Opinion » Alta States

Prince of the White Circus

Toulouse and the World Cup



"Keep your dreams alive. Remember all things are possible for those who believe."

– Olympic Champion Gail Devers

Some people are watchers. Some people are talkers. And some people are doers. Whistler's Terry 'Toulouse' Spence is all three. He's a leprechaun. A trickster. A silver-haired elf. And he has the tales to prove it.

I mean, this is the guy who came up with the outlandish idea of printing a commemorative poster of an evicted community of skiing hippies... posing naked. And then made sure the image was distributed to some of the most iconic watering holes in the skiing universe. That was nearly 40 years ago. Funny, eh? That tatty Toad Hall Poster has probably done more to burnish Whistler's reputation as an exciting, edgy, youthful ski town than any of the high-priced ad campaigns conceived since. As I said, he's quite the trickster.

But no amount of tricks could alter the dire straits Toulouse found himself navigating in the mid 1970s. For with the dispersal of the Toad Hall community also came the realization that peace, love and ski bumming might be a fun philosophy, but it was lousy at covering off the bills. Especially now that he had to pay rent. Whistler was a tough place to make a living in those days. Sure, you could sling beers at the Boot Pub if you were desperate. Or you could spend your summers in the bush tree planting or on the ocean fishing commercially. But as for anything meaningful or sustainable in the valley, it was hard scrabbling.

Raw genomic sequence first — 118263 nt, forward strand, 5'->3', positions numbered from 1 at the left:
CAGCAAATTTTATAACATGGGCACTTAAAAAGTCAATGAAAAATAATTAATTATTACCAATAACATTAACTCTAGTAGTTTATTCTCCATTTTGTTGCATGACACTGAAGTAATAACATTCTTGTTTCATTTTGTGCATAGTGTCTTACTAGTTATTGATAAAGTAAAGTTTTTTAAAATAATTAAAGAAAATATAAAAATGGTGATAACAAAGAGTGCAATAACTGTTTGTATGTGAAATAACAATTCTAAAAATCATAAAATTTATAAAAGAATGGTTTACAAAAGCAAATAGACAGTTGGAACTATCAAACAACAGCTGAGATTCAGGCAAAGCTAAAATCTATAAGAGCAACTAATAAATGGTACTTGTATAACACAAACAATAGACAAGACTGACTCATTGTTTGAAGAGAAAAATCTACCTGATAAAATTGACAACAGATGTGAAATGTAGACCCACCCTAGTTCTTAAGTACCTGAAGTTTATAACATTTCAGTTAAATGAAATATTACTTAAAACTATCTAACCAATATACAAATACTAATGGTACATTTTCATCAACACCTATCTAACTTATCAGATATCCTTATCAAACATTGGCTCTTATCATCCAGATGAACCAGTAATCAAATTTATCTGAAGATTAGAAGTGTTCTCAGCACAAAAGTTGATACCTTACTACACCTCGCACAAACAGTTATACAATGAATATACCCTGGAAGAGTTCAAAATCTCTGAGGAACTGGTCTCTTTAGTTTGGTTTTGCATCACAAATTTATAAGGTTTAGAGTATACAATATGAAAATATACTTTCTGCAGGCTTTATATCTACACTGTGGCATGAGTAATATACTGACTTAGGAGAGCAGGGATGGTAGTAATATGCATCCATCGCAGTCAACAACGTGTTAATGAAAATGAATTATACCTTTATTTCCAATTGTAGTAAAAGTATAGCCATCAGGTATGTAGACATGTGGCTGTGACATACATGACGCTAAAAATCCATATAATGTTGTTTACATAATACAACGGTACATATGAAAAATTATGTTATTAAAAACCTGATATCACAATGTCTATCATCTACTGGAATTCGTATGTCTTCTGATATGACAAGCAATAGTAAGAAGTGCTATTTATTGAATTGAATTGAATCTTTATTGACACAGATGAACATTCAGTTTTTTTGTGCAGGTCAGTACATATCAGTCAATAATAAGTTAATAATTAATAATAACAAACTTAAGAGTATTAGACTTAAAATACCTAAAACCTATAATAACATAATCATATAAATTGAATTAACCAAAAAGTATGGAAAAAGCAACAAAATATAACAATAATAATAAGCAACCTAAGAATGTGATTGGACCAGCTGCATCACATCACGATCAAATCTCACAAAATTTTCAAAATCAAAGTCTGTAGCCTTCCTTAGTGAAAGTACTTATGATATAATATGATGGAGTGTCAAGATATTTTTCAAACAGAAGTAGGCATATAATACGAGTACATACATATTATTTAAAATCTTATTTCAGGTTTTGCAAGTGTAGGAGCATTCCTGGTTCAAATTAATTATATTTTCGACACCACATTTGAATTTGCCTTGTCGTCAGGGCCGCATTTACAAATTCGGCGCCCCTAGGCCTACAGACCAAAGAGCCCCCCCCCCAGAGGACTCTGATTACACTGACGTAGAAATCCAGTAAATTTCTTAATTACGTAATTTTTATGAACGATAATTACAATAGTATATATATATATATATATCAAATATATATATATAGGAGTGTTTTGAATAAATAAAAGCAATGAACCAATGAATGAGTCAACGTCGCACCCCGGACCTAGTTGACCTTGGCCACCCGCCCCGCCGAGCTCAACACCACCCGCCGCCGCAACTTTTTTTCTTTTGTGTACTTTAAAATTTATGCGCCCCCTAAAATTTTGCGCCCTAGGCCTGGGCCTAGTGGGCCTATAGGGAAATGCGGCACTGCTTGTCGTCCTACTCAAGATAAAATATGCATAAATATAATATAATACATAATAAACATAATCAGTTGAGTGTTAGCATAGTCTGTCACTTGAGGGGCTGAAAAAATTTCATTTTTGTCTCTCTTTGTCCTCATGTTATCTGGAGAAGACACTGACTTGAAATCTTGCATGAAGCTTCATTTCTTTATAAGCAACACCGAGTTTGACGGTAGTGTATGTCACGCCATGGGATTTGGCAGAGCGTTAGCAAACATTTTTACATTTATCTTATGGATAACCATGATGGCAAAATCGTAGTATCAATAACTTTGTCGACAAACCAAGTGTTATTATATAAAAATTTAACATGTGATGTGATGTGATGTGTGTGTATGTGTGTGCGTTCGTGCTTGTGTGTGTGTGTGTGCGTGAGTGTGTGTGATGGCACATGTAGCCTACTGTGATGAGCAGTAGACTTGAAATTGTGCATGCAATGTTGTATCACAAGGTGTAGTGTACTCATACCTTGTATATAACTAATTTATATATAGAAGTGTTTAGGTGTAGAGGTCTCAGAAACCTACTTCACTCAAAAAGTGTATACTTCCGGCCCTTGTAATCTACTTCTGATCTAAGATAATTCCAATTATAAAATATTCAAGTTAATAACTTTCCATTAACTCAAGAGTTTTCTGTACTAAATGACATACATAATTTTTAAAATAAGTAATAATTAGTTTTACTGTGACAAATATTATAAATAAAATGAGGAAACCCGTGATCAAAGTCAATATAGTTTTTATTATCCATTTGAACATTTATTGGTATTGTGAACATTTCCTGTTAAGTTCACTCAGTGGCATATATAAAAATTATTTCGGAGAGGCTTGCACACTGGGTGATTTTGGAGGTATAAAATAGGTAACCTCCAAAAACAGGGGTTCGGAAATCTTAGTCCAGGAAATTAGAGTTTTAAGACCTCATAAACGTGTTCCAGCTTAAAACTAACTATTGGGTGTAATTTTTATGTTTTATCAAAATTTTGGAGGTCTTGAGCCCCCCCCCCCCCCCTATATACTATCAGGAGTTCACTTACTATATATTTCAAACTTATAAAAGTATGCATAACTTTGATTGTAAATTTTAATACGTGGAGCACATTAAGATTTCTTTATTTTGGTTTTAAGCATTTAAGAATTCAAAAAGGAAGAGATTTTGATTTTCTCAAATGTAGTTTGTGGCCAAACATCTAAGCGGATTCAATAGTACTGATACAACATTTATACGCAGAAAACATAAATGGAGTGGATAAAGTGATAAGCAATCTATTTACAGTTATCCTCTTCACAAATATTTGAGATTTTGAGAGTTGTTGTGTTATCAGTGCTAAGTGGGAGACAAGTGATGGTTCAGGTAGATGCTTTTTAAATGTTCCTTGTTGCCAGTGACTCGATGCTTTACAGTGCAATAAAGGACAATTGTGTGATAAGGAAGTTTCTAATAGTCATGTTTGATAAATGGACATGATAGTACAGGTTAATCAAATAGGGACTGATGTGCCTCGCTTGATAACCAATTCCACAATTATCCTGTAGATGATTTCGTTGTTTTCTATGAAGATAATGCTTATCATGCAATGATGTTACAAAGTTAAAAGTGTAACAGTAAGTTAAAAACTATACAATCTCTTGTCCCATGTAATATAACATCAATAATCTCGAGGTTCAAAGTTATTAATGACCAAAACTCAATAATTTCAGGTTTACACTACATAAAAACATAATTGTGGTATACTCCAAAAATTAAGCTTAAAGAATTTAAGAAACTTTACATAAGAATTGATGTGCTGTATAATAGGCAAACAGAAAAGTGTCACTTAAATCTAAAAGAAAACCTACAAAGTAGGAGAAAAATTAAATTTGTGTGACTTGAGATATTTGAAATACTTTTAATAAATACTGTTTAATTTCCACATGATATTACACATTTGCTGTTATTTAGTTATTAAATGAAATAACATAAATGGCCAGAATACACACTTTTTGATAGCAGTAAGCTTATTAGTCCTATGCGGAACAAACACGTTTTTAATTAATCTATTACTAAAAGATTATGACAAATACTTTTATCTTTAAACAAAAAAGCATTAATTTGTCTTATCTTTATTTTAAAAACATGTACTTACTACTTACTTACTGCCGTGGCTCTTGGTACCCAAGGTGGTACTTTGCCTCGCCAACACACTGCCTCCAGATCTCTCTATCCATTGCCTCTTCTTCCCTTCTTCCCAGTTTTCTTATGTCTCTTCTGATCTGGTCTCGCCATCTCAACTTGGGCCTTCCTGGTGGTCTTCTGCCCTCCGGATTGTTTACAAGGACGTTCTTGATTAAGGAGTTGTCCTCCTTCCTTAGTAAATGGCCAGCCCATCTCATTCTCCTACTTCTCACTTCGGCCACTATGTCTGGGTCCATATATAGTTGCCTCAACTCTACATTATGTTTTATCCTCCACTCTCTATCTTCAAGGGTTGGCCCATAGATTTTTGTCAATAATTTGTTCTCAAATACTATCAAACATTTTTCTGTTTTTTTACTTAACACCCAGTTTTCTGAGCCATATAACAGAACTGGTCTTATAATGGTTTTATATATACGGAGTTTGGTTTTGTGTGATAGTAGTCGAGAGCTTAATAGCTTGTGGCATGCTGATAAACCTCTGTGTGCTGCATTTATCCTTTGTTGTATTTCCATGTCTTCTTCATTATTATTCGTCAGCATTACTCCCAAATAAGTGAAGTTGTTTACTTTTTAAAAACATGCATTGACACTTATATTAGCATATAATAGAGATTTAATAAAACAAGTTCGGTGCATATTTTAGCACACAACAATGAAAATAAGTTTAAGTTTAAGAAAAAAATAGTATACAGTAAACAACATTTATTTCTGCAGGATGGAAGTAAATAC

"I lived at Garibaldi with Brian Allen for a while," recounts Toulouse. "You remember that place, don't you? It was right on the Cheakamus River. It was beautiful there..."

And then he changes the subject. For just a breath, his voice grows sombre. "Strange now, when I think of those years. Strange to think that the two bookend guys on the Toad Hall poster — René Paquet at one end and Chris Speedie at the other — are no longer here with us. It makes you think..."

The moment passes. We move on to the next chapter. "And it's a pretty amazing one," chuckles Toulouse. Indeed. It almost defies the imagination. Judge for yourself.

The time had come, he tells me, to leave Whistler. It was a hard call. But he felt he had no choice. "Brian Allen had moved to North Van and was working in a wood-working shop there. He got me a job in another shop nearby." But Toulouse wasn't all that taken with the work. Instead, he decided to study massage.

Say what? Yep, massage. And he got pretty good at it. "I studied in Vancouver, in California — in a whole variety of institutions in fact." By the spring of 1978, Spence had a pretty good handle on his new profession. Still, he was pretty surprised to get the call from the head coach of the men's national ski team.

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